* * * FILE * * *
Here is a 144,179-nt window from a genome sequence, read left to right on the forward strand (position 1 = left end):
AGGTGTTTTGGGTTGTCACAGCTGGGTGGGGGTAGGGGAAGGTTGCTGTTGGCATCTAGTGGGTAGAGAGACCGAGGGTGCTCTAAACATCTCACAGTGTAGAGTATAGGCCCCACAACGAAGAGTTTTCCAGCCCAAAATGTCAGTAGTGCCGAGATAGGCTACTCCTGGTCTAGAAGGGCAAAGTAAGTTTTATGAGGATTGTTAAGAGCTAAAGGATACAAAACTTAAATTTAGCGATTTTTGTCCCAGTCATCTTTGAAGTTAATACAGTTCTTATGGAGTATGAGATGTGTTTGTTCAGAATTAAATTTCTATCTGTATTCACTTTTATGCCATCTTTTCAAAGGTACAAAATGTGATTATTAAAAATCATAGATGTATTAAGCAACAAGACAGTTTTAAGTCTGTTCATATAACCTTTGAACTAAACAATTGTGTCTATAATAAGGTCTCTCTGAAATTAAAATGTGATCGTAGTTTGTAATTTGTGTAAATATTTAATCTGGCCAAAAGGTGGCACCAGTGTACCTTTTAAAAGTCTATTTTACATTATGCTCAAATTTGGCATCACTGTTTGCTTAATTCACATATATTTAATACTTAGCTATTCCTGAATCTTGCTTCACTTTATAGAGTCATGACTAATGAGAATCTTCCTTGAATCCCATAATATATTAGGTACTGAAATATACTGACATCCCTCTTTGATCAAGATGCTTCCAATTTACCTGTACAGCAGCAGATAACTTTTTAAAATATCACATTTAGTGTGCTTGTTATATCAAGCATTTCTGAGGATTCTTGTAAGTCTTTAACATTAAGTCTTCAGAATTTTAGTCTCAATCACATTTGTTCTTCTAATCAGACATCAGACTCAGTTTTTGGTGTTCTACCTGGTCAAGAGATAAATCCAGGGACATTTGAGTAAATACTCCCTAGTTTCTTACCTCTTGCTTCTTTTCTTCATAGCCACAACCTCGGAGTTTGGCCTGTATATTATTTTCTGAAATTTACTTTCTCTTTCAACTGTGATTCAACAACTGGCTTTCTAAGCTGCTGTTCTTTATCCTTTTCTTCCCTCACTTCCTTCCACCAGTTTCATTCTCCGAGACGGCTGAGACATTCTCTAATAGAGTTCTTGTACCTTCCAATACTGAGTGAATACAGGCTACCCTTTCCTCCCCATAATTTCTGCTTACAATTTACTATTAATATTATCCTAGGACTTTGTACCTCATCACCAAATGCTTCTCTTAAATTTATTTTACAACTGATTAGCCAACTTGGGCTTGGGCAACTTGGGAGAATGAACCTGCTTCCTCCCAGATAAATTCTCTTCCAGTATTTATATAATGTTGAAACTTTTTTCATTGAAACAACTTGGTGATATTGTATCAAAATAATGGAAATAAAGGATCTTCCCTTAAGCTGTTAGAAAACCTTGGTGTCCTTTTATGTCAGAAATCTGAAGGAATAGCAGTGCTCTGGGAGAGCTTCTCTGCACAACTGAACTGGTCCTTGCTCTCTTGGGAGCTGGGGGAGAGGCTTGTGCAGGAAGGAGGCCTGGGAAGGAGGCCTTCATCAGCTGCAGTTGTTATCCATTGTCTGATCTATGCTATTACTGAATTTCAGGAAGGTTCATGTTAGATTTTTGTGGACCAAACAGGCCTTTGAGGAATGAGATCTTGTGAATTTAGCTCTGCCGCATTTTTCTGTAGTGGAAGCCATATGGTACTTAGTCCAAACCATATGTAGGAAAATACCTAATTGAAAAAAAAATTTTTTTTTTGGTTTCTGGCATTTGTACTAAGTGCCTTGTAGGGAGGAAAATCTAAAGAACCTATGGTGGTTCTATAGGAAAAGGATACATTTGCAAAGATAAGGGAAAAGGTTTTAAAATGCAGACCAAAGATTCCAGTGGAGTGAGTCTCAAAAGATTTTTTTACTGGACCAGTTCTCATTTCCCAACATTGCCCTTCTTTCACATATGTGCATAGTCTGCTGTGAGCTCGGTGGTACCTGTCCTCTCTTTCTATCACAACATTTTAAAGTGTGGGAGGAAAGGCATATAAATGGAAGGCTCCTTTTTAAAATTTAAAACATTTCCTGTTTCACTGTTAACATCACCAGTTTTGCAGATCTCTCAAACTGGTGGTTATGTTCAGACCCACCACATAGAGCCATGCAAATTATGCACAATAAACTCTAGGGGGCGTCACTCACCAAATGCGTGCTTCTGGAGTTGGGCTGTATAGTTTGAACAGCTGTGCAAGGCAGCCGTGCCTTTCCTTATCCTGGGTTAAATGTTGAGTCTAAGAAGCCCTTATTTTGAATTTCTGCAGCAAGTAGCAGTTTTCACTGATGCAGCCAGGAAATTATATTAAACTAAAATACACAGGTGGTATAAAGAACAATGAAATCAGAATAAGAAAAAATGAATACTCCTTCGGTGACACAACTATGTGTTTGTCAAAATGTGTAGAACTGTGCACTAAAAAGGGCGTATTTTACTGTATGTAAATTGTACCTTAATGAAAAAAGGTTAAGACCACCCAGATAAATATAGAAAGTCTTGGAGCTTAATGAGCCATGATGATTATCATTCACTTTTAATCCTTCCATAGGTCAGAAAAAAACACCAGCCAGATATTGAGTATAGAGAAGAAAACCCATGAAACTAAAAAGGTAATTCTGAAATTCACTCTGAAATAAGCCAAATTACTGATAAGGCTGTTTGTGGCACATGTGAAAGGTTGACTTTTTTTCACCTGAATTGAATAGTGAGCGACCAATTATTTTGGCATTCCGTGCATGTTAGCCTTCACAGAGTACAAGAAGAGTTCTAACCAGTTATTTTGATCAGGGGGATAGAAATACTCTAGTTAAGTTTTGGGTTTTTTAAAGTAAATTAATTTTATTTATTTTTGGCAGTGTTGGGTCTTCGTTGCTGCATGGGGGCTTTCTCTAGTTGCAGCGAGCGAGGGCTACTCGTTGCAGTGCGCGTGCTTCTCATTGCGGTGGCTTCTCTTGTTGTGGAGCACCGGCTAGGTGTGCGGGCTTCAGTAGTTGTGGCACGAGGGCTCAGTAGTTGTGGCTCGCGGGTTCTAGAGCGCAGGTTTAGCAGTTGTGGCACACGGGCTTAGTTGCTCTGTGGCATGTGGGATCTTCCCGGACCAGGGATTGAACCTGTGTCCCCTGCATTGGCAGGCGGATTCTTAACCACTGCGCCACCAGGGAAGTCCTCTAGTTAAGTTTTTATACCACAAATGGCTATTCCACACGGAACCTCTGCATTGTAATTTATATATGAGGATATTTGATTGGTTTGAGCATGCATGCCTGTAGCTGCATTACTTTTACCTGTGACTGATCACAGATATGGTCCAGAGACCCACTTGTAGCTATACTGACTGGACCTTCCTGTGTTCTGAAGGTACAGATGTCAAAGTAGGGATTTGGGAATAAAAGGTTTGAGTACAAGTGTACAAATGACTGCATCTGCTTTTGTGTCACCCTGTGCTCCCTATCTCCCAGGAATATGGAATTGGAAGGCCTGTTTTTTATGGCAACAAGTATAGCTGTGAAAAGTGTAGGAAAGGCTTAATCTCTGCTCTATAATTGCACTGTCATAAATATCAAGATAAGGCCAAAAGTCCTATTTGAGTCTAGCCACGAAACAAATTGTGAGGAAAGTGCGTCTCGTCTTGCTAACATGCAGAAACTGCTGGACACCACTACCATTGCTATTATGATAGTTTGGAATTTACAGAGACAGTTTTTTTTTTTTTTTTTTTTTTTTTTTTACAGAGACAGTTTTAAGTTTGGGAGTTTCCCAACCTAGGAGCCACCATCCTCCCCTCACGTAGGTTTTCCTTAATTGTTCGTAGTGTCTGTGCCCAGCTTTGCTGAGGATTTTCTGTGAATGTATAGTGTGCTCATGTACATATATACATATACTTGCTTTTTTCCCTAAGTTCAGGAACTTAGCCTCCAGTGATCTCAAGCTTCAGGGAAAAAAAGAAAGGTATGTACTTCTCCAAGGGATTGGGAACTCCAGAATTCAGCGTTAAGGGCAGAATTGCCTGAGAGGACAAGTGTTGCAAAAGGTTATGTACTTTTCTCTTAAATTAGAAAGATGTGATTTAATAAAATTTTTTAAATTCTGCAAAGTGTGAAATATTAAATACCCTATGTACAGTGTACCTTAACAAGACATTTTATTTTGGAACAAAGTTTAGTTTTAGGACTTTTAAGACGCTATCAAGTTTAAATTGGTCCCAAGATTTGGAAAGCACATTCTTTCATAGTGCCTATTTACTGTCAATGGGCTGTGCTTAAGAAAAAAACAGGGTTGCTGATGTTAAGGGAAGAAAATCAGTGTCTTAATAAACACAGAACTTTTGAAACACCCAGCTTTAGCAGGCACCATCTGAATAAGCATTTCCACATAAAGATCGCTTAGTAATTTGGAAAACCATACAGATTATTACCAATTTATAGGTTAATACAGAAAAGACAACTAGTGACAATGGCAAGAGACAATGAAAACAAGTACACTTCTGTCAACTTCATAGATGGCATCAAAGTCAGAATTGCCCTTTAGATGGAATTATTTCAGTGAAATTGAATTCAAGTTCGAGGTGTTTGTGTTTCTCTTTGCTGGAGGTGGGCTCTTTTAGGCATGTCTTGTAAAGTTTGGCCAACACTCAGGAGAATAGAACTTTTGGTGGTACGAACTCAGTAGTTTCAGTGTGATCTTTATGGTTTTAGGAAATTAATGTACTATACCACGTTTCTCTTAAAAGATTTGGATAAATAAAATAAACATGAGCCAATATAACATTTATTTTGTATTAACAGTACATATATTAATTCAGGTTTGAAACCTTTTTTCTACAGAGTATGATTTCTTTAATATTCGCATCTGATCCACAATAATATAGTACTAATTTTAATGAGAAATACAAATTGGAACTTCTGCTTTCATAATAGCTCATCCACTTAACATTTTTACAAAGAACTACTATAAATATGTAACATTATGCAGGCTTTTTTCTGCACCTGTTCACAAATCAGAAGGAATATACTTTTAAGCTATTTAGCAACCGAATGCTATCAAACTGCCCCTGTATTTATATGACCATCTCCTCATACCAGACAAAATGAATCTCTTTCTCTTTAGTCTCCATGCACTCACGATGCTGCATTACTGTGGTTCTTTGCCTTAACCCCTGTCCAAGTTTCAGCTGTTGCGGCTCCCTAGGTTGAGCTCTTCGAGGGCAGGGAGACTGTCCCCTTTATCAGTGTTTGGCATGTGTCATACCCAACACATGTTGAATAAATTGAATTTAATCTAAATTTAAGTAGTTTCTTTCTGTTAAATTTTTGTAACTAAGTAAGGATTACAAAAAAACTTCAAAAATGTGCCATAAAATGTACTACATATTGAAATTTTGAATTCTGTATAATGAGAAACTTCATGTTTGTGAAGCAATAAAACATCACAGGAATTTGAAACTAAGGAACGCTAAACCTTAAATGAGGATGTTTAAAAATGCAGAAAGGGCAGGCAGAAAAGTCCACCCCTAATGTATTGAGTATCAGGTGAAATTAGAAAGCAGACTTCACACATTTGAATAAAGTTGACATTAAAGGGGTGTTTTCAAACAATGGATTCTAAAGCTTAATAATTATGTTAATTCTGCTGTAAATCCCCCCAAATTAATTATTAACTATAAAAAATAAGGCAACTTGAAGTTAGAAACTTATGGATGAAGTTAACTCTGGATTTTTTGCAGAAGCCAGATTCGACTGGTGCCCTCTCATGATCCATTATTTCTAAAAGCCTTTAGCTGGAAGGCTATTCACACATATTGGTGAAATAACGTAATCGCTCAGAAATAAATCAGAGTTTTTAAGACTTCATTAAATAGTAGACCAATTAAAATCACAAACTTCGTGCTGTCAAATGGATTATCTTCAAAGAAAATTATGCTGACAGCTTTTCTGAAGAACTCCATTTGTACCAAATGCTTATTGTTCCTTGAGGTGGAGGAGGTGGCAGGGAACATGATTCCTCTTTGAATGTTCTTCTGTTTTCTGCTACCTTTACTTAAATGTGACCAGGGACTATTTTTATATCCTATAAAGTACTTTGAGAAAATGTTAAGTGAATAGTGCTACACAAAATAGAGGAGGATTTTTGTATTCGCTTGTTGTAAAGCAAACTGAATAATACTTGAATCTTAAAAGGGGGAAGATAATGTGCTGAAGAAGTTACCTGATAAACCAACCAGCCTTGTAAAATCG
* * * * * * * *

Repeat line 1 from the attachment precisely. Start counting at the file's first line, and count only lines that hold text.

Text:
Here is a 144,179-nt window from a genome sequence, read left to right on the forward strand (position 1 = left end):